On August 6, they were informed that all of the soldiers of the Western 10th Battalion who had remained in Hiroshima had been annihilated by the new-type bomb that the U.S. had dropped on the city. The compound of the Western 10th Corps was located just 500 meters from the hypocenter of the atomic bombing. Of course, at the time, they were unaware of the nature of the bomb or how extensively the city was damaged. This news did not particularly bother Kikujiro and his fellow soldiers who thought that they would also all perish as soon as the Allied troops’ landing commenced. At noon on August 15, they were assembled in front of a radio speaker hanging from a pine tree. It was Emperor Hirohito’s “Imperial Message of the End of the War.” One of the soldiers who jumped for joy was severely beaten by the commander, who drew a sword and shouted at the soldiers to go back immediately to their foxholes and prepare to fight to the death. He threatened to kill anyone who tried to escape. However, the following morning, the commander quickly disappeared after telling them that they would clean up the site and then be dismissed. Perhaps he feared his soldiers would take revenge for the ruthless treatment that he had inflicted upon them. With the commander gone, the soldiers spent several days dumping all the weapons and ammunition in the sea and destroying official documents.
At the end of August, Kikujiro returned home to Shimomatsu, a small fishing town in Yamaguchi Prefecture. He was carrying only a blanket and a small quantity of rice in a sock, the last supplies given to each demobilized soldier. Kikujiro’s mother and sister were astonished to discover that he was alive, assuming that he had been killed in Hiroshima by the atomic bomb.
At home Kikujiro was shocked to read a leaflet entitled “The Manual of the National Resistance” issued by the Imperial Headquarters and distributed earlier to households throughout Japan. It said: “Fight your way into the enemy position when they come to land. In hand-to-hand fighting, stab the enemy’s stomach with a bamboo spear, or make a surprise attack from his back with a sickle, knife or hatchet, and kill him. In grappling with him, poke him in the pit of the stomach and kick his testicles hard.” Women, as well as men were equally expected to sacrifice their lives for the Imperial Nation of Japan. Reading this leaflet, Kikkujiro realized how lightly military leaders regarded the lives of women and children and their lack of qualms about sending defenseless citizens to be killed. Kikujiro also learned that while he was away his sister had married a noncommissioned officer on a submarine. The couple spent two days together before he went off. Before Kikujiro returned home, his sister was informed of her husband’s death.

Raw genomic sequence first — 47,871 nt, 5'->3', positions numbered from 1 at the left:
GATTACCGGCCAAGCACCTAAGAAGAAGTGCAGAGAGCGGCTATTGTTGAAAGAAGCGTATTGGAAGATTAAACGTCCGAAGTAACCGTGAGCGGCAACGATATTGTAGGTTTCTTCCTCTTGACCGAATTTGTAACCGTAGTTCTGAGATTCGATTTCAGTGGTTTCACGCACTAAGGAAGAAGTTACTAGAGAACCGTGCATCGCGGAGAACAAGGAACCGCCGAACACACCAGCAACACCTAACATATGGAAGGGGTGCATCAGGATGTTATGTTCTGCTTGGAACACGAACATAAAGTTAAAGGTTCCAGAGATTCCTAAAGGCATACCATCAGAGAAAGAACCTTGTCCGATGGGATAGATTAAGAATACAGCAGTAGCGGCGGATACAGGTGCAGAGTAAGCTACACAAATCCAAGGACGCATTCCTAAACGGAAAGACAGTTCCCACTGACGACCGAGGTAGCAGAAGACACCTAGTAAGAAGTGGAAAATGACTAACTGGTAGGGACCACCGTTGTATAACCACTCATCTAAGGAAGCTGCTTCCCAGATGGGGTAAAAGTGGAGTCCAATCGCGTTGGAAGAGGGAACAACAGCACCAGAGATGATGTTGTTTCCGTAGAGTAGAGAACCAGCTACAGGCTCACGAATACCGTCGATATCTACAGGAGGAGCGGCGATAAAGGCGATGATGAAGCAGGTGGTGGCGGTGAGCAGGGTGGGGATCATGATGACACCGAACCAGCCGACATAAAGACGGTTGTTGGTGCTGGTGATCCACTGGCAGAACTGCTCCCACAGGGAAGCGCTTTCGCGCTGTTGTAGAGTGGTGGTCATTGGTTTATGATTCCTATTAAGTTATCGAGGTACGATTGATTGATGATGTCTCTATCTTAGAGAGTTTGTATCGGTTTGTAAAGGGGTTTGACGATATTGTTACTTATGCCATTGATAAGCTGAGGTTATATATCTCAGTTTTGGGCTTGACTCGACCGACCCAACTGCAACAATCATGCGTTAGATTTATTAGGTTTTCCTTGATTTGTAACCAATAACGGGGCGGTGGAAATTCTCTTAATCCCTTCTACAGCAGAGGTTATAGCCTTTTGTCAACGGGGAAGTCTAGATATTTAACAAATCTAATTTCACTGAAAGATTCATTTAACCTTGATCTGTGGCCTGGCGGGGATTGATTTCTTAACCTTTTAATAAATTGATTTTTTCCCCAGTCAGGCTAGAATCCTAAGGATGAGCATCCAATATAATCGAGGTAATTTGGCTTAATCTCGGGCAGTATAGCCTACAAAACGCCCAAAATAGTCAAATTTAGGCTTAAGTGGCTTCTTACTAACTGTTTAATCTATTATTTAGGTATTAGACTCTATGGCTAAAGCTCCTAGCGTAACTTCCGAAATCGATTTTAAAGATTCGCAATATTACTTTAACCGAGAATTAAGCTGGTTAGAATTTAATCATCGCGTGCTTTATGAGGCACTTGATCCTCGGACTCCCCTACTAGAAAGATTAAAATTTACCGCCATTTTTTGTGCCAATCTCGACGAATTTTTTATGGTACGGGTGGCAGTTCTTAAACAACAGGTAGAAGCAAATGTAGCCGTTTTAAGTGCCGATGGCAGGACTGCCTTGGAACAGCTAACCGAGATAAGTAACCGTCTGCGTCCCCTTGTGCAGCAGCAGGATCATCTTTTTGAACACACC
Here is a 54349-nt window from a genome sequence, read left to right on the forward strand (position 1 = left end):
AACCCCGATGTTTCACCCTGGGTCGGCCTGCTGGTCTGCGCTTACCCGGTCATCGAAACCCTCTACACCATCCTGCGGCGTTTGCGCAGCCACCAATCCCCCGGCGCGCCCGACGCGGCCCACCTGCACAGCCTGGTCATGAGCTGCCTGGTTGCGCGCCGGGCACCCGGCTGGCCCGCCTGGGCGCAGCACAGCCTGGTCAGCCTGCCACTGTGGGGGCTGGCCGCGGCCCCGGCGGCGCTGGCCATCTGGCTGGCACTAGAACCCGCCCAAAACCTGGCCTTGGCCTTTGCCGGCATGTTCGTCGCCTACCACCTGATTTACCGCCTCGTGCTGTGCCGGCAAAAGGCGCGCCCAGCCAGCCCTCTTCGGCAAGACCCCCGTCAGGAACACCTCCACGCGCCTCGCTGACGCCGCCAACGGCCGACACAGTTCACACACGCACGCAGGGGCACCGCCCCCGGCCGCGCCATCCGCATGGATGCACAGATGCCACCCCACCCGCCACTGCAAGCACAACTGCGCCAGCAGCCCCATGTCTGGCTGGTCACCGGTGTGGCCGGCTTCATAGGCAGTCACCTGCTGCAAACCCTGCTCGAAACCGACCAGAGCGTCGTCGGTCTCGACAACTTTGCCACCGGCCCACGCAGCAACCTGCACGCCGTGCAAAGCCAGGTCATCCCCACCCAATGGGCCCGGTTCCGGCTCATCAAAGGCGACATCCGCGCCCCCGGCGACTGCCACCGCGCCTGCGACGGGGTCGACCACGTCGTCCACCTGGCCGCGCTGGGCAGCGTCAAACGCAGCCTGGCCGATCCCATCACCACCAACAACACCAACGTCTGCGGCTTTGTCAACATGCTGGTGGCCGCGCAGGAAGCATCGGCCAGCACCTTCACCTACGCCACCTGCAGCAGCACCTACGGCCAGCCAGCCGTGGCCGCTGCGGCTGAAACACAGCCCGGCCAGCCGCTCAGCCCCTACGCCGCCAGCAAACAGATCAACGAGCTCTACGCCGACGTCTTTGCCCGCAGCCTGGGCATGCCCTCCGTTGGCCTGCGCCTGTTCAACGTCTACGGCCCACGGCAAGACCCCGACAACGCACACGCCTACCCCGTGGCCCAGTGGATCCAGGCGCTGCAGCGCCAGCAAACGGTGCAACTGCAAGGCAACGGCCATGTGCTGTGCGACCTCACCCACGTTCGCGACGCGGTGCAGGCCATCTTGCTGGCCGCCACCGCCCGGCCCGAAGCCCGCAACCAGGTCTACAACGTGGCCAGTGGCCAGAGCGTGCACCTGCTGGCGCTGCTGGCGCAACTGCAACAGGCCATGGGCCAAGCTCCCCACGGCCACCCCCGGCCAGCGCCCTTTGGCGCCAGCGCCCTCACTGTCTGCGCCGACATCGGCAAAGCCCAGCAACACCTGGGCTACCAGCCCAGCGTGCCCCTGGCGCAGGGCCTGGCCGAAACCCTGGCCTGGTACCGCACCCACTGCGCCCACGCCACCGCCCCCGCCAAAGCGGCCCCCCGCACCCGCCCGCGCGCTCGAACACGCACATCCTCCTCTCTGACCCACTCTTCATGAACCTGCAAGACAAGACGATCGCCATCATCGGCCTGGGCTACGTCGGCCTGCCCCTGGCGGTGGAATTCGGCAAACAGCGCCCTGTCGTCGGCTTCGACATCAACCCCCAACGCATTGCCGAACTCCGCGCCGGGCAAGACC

Kikujiro’s Life during the Asia-Pacific War
Kikujiro was a typical rural youth growing up in pre-war Japan. He was deeply influenced by emperor nationalism during adolescence. He was 10 years old in 1931when the Japanese Army used the pretext of an explosion to seize Manchuria and establish Manchukuo under Japanese aegis. This was the start of the Asia-Pacific War, which Japan fought continuously for the next 15 years, extending the battlefield from Manchuria to China to Southeast Asia and the Pacific. From that time on school children were more and more influenced by Imperial militarism and contempt for Chinese, Koreans and other Asians. When Kikujiro graduated from elementary school, two of his classmates volunteered for military service and were sent to Manchuria. In those days, children who completed the 9 year elementary school at the age of 15 were eligible to “volunteer for military service.” Both classmates were killed in action at age 17. Kikujiro thought that it would be a great honor to die for the emperor like these classmates if he could kill at least 50 Chinese “bandits” before he died.
Therefore, it was natural for him to think of serving in military as soon as possible. However, because his father died when he was two years old and his family’s fishing business went bankrupt, when he graduated from elementary school Kikujiro was apprenticed to a local watchmaker in order to support his family. Three years later, he quit the apprenticeship and went to Tokyo hoping to pass the entrance examination for a technical school. He delivered newspapers in the early morning, which allowed him to live in a shop and study during the day. Two years later, however, in April 1941, he was called back home for a health check and physical fitness test required for conscription. Because of his physical weakness, he was not drafted immediately but instead was enrolled in the reserve army. He felt ashamed as many of his old friends were drafted. For the next three years he worked as a watchmaker in his home town. Following escalation of the war after Pearl Harbor, many of his conscripted friends were killed in action. Ashamed and frustrated at being unable to contribute to the war, he often went to the local railway station to participate in the ceremony of receiving the ashes of dead soldiers.